It’s not the H in Whanganui we should fret about, it’s the W in Recession
As you stimulus cash wears off, as the credit addict global economy starts to feel the full blaze of that trillion dollar fix, is it time to ponder what happens when the addict has it’s hit wear off?
Aren’t we simply mirroring the same type of bubbles that occurred in the wake of the 29 crash, an event that took 4 years to hit it’s peak (3 years to bottom out in the share market) I think that we are facing a W recession and that the fundamental problems that got us here haven’t been solved.
Managed Capitalism since Bretton Woods has worked better than the boom and bust previous unregulated commerce wrecked upon people, but the model needs re-working in the manner Sarkozy and Stiglitz have been examining. This discussion simply has not progressed far enough and done lazily may in fact tip the stockmarkets into a sudden flurry of panic if legislation on outlawing some types of speculative trading or buying options were leaked too early to the market. In short I don’t think we should be proclaiming victory yet, all Optimist Prime here needs is a “Mission Accomplished” banner behind him.
Key: Economic stats 'good news'
Prime Minister John Key is talking up the economy and job figures after statistics released today suggested the country may have officially clawed its way out of recession.
Instead of appearing on Letterman, perhaps John might want to get an assurance that Obama will call him to let him know when America will go pop again, because I think that America is sick, real sick….
"Option" mortgages to explode, officials warn
WASHINGTON (Reuters) - The federal government and states are girding themselves for the next foreclosure crisis in the country's housing downturn: payment option adjustable rate mortgages that are beginning to reset.
"Payment option ARMs are about to explode," Iowa Attorney General Tom Miller said after a Thursday meeting with members of President Barack Obama's administration to discuss ways to combat mortgage scams.
"That's the next round of potential foreclosures in our country," he said.
Option-ARMs are now considered among the riskiest offered during the recent housing boom and have left many borrowers owing more than their homes are worth. These "underwater" mortgages have been a driving force behind rising defaults and mounting foreclosures.
In Arizona, 128,000 of those mortgages will reset over the the next year and many have started to adjust this month, the state's attorney general, Terry Goddard, told Reuters after the meeting.
"It's the other shoe," he said. "I can't say it's waiting to drop. It's dropping now."
The mortgages differ from other ARMs by offering an option to pay only the interest each month or a low minimum payment that leads to a rising balance in the loan's principal.
When the balance of the loan reaches a certain level or the mortgage hits a specific date, the borrower must begin making full payments to cover the new amount. The loan's interest rate also may have been fixed at a low level for the first few years with a so-called teaser rate, but then reset to a higher level.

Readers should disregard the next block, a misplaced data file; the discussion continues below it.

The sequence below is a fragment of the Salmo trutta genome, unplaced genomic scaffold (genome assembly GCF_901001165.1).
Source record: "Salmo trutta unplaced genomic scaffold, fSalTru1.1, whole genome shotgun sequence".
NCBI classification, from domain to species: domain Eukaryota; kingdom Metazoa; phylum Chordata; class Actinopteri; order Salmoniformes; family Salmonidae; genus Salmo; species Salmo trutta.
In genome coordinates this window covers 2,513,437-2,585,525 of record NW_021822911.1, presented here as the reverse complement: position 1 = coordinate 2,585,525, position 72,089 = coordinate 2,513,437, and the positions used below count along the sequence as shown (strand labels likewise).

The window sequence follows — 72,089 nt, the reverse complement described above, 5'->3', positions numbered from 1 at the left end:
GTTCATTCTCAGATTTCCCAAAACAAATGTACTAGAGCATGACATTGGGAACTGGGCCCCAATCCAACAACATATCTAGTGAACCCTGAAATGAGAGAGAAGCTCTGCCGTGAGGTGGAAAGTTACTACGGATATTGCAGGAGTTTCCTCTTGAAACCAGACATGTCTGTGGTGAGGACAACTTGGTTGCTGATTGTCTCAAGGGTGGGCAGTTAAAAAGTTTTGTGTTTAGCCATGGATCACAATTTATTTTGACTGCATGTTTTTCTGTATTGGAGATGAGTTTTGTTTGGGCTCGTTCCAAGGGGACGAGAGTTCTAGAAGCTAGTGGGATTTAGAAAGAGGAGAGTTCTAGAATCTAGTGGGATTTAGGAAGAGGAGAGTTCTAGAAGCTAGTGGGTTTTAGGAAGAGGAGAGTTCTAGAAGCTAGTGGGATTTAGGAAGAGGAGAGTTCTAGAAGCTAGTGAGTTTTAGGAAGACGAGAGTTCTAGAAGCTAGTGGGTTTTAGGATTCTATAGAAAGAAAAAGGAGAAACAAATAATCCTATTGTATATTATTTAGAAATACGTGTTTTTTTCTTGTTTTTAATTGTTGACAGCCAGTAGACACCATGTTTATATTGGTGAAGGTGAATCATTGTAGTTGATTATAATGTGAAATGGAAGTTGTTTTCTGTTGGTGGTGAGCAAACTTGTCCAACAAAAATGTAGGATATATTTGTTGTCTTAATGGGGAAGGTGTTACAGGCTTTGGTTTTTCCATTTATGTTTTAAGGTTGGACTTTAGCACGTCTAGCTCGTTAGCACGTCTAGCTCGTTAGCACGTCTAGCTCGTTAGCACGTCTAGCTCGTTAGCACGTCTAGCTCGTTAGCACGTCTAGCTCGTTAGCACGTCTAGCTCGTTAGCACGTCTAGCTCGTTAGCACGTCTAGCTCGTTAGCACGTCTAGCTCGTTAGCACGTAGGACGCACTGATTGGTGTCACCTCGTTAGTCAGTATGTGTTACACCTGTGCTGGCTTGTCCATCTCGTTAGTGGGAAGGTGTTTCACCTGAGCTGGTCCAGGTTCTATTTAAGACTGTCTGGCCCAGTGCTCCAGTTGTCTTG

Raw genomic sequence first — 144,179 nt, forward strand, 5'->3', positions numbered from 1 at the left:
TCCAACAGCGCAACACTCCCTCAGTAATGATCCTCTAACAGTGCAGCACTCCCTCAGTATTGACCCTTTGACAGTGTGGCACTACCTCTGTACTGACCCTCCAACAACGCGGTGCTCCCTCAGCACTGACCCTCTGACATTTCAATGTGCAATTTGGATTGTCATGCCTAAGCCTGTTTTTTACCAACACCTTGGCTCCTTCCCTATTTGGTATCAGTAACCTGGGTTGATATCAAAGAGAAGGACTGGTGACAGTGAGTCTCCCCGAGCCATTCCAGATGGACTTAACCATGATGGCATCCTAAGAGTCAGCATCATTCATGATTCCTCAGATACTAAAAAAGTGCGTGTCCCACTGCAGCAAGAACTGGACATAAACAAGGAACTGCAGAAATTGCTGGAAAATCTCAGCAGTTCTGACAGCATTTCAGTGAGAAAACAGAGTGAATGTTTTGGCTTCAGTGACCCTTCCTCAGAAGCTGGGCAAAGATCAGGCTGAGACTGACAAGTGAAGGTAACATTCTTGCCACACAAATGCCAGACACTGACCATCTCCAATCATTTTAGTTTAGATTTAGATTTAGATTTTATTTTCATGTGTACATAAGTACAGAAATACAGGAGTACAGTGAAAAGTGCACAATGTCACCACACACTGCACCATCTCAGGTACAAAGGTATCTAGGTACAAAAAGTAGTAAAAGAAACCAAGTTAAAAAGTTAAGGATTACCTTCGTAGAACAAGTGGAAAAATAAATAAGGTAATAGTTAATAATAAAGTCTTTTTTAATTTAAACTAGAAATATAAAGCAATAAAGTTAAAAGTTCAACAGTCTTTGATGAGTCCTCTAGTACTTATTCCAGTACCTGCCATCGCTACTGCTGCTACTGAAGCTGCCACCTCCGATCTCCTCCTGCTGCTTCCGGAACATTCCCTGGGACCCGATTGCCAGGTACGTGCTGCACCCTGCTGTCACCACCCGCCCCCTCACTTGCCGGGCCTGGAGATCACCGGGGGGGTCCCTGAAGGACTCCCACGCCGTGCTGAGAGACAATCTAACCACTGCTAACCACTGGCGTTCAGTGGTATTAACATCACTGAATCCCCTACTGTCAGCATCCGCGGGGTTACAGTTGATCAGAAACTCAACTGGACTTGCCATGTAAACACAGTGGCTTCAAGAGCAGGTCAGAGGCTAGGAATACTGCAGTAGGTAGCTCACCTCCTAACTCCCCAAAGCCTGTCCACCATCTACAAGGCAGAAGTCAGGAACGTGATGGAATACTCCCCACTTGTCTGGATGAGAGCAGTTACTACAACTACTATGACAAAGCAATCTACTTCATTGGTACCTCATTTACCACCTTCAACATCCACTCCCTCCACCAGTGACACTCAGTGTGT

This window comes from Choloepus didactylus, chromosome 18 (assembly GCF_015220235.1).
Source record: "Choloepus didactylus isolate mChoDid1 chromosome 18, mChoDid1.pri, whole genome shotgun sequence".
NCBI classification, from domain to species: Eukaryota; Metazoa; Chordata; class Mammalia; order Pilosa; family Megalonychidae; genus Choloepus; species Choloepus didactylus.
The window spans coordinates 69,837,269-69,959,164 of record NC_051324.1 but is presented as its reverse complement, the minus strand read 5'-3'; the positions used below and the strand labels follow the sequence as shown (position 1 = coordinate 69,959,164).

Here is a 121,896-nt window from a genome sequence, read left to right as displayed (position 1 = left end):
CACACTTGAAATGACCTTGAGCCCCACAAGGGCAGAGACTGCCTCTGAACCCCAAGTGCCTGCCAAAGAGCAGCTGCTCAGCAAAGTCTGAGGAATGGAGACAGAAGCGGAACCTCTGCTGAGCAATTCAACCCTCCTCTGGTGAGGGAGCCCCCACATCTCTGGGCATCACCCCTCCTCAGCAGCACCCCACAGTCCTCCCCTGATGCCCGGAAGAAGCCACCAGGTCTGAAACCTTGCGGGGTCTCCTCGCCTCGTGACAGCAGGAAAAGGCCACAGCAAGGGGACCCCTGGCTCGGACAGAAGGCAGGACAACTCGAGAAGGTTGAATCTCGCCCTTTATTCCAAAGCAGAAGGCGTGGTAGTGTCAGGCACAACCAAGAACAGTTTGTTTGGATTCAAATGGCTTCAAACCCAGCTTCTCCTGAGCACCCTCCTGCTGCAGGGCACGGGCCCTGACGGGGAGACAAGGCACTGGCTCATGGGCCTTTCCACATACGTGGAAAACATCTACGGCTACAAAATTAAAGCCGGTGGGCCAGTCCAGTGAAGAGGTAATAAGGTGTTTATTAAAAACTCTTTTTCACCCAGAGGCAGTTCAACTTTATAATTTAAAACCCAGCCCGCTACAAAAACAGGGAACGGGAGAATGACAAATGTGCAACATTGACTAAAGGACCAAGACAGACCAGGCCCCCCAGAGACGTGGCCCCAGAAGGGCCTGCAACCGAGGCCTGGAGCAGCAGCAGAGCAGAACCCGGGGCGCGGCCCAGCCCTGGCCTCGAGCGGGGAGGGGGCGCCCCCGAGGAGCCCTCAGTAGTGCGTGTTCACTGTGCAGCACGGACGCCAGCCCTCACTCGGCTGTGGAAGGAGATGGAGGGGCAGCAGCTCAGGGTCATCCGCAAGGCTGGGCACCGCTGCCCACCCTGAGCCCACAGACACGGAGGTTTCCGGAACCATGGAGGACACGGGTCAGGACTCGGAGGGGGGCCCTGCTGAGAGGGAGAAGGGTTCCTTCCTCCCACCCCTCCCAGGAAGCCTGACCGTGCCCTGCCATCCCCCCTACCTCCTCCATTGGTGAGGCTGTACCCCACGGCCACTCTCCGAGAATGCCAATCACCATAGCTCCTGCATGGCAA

Because the new monthly payments can be five or 10 times what borrowers are accustomed to paying, they "threaten a much greater hit to the consumer than the subprimes," Goddard said, referring to the mortgages often extended to less credit-worthy borrowers that fed the first wave of the financial crisis.
Miller said option-ARMs were discussed at Tuesday's meeting on mortgage scams, which brought state attorneys general from across the country together with U.S. Treasury Secretary Timothy Geithner, Attorney General Eric Holder, Housing and Urban Development Secretary Shaun Donovan, and Federal Trade Commission Chairman Jon Leibowitz.
The mortgages tend to be "jumbo," or for significantly large amounts, Goddard said, making it even harder for borrowers to sidestep foreclosure. He said he expected to see an increase in scams as distressed homeowners become more desperate to refinance big debts.
HSBC bids farewell to dollar supremacy
The sun is setting on the US dollar as the ultra-loose monetary policy of the US Federal Reserve forces China and the vibrant economies of the emerging world to forge a new global currency order, according to a new report by HSBC.
"The dollar looks awfully like sterling after the First World War," said David Bloom, the bank's currency chief.
"The whole picture of risk-reward for emerging market currencies has changed. It is not so much that they have risen to our standards, it is that we have fallen to theirs. It used to be that sovereign risk was mainly an emerging market issue but the events of the last year have shown that this is no longer the case. Look at the UK – debt is racing up to 100pc of GDP," he said
Crucially, China and rising Asia have reached the point where they can no longer keep holding down their currencies to boost exports because this is causing mayhem to their own economies, stoking asset bubbles. Asia's "mercantilist mindset" of recent decades is about to be broken by the spectre of an inflation spiral.
The policy headache was already becoming clear in the final phase of the global credit boom but the financial crisis temporarily masked the effect. The pressures will return with a vengeance as these countries roar back to life, leaving the US and other laggards of the old world far behind.